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Members of the British Parliament have called for Google to be regulated as a dominant player in the Internet industry. The call follows a complaint by a British-based price comparisons company to the European Commission.

In debate misleadingly entitled as 'Government Policy on Net Neutrality', British MPs debated whether Google should be regulated in the context of its dominance as a search engine. But taking a different turn from the usual platitudes of big content companies who complain about Google, in this instance, their concern was for the health of small businesses online, especially those which start up new services and try to compete againstl the big search engines.

The debate was prompted by the complaint by a British company, Foundem, to the European Commission DG Competition. Foundem operates a price-comparison service for online shopping. According to the MP Dominc Raab, Conservative Member for Esher and Walton, Foundem has alleged that Google downgraded its search results, and acted anti-competitively in a way which was financially negative for Foundem.

Mr Raab said that the effect was to suppress Foundem in Google search results. Mr Raab pointed out that the alleged treatment of Foundem would be sufficient to bury and kill off many businesses. He accused Google of deliberately

"stacking the deck" against small competitors and called for government policy to address what he called 'search engine transparency'.

Mr Raab accused the regulators, Ofcom and the Office of Fair Trading, of complacency. He called on them to take action against companies abusing dominance. " Search engines are the gateways to the Internet, and with a 95% share, Google is in a dominant position"

"If Google does not allow consumers to access potential competitors via its search engine gateway, they will be choked out of the market-place" he said.

Phillip Lee, member for Bracknell, pointing out that 90 per cent of Britons use Google to find things online, accused Google of suppressing the growth of a business based in his consitutuency. " I don't think that one company having that much power is good for industry

The debate was interesting because the problems of small businesses get very little coverage, but actually entrepreneurial start-ups are vital not just for the continued growth the of the Internet, but for the economy in general. This debate, recognised that the ability of small businesses to compete online is important, and highlighted as an issue for policy-makers. However, what was also good about the debate was that they recognised that is not simply black and white, and that Google also does provide opportunities for small business. The point was that it should also not be permitted to abuse its market dominance.

"Free markets require robust competition and there is no place for cartel abuse, " he said.

Ed Vaizey, the Minister responsible, gave his support to Foundem, but declined to take any further action because the issue is with DG Competition. He did however, say that the openness of both the fixed and mobile networks is fundamental to the future of the Internet.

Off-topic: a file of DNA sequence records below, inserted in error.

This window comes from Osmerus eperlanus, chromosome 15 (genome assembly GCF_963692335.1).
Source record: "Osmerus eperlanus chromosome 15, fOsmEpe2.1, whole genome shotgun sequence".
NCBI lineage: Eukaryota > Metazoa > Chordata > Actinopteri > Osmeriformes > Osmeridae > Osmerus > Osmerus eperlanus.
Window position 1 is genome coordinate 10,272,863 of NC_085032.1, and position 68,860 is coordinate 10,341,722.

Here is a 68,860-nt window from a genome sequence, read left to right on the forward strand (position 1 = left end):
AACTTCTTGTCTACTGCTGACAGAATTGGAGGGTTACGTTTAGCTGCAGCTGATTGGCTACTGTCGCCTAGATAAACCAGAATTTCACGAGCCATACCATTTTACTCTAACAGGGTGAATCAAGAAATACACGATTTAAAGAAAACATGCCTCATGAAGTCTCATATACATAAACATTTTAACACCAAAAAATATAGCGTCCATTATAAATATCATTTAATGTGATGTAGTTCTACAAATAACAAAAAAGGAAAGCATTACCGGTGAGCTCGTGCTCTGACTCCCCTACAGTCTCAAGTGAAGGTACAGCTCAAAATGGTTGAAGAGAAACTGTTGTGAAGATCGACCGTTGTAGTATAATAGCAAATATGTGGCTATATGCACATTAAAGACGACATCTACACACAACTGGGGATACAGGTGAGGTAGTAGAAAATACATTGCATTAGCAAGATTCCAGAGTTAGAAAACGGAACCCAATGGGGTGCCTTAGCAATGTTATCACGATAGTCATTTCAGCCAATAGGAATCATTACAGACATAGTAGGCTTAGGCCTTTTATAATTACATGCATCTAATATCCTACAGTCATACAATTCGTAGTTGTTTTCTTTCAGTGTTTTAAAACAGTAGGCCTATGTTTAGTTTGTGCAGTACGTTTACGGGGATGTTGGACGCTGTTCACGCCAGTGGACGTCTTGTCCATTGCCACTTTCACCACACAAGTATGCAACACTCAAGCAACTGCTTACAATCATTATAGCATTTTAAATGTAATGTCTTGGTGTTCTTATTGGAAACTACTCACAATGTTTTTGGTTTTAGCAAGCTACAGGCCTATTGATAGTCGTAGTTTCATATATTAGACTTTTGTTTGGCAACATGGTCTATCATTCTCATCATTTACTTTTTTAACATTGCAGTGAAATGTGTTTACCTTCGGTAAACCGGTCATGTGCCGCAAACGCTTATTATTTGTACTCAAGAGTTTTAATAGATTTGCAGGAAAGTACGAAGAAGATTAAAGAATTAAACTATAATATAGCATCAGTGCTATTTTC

Mr Vaizey is still trying to dig himself out of a political hole on the matter of the open Internet, after he was severely critised last year for underlining the Ofcom and industry position which supports a 2-tier Internet.

Ofcom is known to be industry-cuddly, taking an anti-net neutrality, pro-traffic management stance, and will do nothing to support small businesses.

Google is known to have personal access to David Cameron, and is understood to be influencing British policy outside the usual processes. Which is why the Foundem case, and its outcome will particularly interesting.

Here is a link to the debate, but it is incorrectly reported by the BBC which describes standard net neutrality patter and says nothing of the actual content. MPs debate UK Net Neutrality.

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The correct attribution for this article is: Monica Horten (2011) Calls for controls on Google in UK Parliament http://www.iptegrity.com 22 March 2011 .

This article is licensed under a Creative Commons Attribution Non-commercial-Share Alike 2.5 UK:England and Wales License. http://creativecommons.org/licenses/by-nc-sa/2.0/uk/ It may be used for non-commercial purposes only, and the author's name should be attributed.


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About Iptegrity

Iptegrity.com is the website of Dr Monica Horten. I am an  independent policy advisor, with expertise in online safety, technology and human rights. I am a published author, and post-doctoral scholar. I hold a PhD from the University of Westminster, and a DipM from the Chartered Institute of Marketing. I cover the UK and EU. I'm a former tech journalist, and an experienced panelist and Chair. My media credits include the BBC, iNews, Times, Guardian and Politico.

Iptegrity.com is made available free of charge for non-commercial use. Please link back and attribute Dr Monica Horten.  Contact me to use any of my content for commercial purposes.  

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